Democrat Kyrsten Sinema wins Arizona US Senate seat and will become the states first Democratic senator in 25 years

https://www.businessinsider.com/kyrsten-sinema-wins-arizona-us-senate-seat-martha-mcsally-2018-11


Kyrsten Sinema Arizona
Rep.
Kyrsten Sinema of Arizona.


Matt
York/AP



  • Democrat Kyrsten Sinema won Arizona’s open Senate seat
    in a race that was among the most closely watched in the
    nation.
  • Sinema defeated Republican Rep. Martha McSally in the
    battle to replace GOP Sen. Jeff Flake.
  • The three-term congresswoman won after a slow vote
    count that dragged on for nearly a week after voters went to
    the polls on November 6.
  • Sinema will be Arizona’s first Democratic US senator
    since 1994.

PHOENIX (AP) — Democrat Kyrsten Sinema won Arizona’s open U.S.
Senate seat Monday in a race that was among the most closely
watched in the nation, beating Republican Rep. Martha McSally in
the battle to replace GOP Sen. Jeff Flake.

The three-term congresswoman won after a slow vote count that
dragged on for nearly a week after voters went to the polls on
Nov. 6. She becomes Arizona’s first Democratic U.S. senator since
1994. Her win cemented Arizona as a swing state after years of
Republican dominance.

Sinema portrayed herself as a moderate who works across the aisle
to get things done.

McSally, a former Air Force pilot who embraced President Donald
Trump after opposing him during the 2016 elections, had claimed
that Sinema’s anti-war protests 15 years ago disqualified her and
said one protest amounted to what she called “treason.”

But during her six years in Congress, Sinema built one of most
centrist records in the Democratic caucus, and she voted for
bills backed by Trump more than 60 percent of the time. She
backed legislation increasing penalties against people in the
country illegally who commit crimes.

McSally’s attacks on Sinema reached back more than 15 years, when
Sinema was a Green Party spokeswoman and liberal activist.

McSally backed Trump’s tax cut, border security and the
Affordable Care Act repeal agenda as she survived a three-way GOP
primary in August, defeating two conservative challengers who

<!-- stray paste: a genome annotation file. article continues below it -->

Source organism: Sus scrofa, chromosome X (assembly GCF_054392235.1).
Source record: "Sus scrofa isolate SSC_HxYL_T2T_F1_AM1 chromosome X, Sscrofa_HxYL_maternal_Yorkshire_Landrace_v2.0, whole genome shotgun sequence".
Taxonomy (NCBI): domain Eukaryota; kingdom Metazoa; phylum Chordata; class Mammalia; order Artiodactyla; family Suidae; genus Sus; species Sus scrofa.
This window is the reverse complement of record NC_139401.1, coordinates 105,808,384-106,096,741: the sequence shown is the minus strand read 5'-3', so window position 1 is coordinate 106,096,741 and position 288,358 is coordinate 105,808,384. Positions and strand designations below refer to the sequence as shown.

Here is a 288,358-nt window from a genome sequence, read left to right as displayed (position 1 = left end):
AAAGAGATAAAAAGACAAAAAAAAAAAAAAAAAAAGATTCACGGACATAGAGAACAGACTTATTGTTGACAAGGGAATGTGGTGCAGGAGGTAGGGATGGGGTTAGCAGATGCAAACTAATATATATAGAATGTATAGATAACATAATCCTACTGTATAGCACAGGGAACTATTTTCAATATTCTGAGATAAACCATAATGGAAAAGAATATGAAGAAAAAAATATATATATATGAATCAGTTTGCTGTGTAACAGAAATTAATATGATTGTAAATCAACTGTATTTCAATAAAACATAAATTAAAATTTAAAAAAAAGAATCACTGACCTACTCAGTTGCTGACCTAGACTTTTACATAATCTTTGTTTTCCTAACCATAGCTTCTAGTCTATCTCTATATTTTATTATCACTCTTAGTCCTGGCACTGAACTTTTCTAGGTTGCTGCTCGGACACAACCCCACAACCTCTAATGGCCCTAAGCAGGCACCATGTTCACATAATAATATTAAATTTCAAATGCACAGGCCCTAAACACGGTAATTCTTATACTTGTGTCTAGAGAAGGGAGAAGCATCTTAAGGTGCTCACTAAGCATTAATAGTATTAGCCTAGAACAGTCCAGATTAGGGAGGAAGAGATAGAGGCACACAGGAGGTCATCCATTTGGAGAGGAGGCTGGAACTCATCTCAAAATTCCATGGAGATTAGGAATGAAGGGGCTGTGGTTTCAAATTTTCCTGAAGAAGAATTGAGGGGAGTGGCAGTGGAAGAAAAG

claimed her support for Trump was fake. McSally also campaigned
on her military record and support for the Armed Forces.


Martha McSally
Rep.
Martha McSally.

Nicole
Neri/Reuters


Sinema attacked McSally’s leadership of last year’s failed
Affordable Care Act repeal effort as a sign that she would not
protect Arizona residents with preexisting medical conditions.
McSally argued that she would protect patients, despite her vote
on the bill that would have removed many of those protections.

The contest drew more than $90 million in spending, including
more than $58 million by outside groups, according to Federal
Election Commission reports. Attack ads by both sides clogged the
airwaves for months.

Sinema, 42, has a law degree, worked as a social worker and was a
political activist in her 20s, running as an independent Green
Party candidate for the Arizona House. She then became a Democrat
and served several terms in the state Legislature. Sinema started
as an overt liberal but developed a reputation for compromise
among her Republican peers, laying the groundwork to tack to the
center.

When the 9th Congressional District was created after the 2010
Census, Sinema ran for the Phoenix-area seat as a centrist and
won the 2012 election.

McSally, 52, was the first female Air Force pilot to fly in
combat, flying A-10 attack jets. She also was the first woman to
command a fighter squadron, again in A-10s.

McSally lost her first race in Arizona’s 2nd congressional
district in 2012, when she was narrowly defeated by Democratic
Rep. Ron Barber, who replaced Rep. Gabby Giffords after she was
wounded in a 2011 assassination attempt. But McSally came back to
win the 2014 election, beating Barber by a narrow margin. She was
re-elected in 2016.

Flake was an outspoken critic of Trump and announced in 2017 that
he would not seek re-election, acknowledging he could not win a
GOP primary in the current political climate. His support of the
president’s initiatives, however, was mixed. He strongly backed
last year’s tax cut bill but criticized Trump’s positions on free
trade.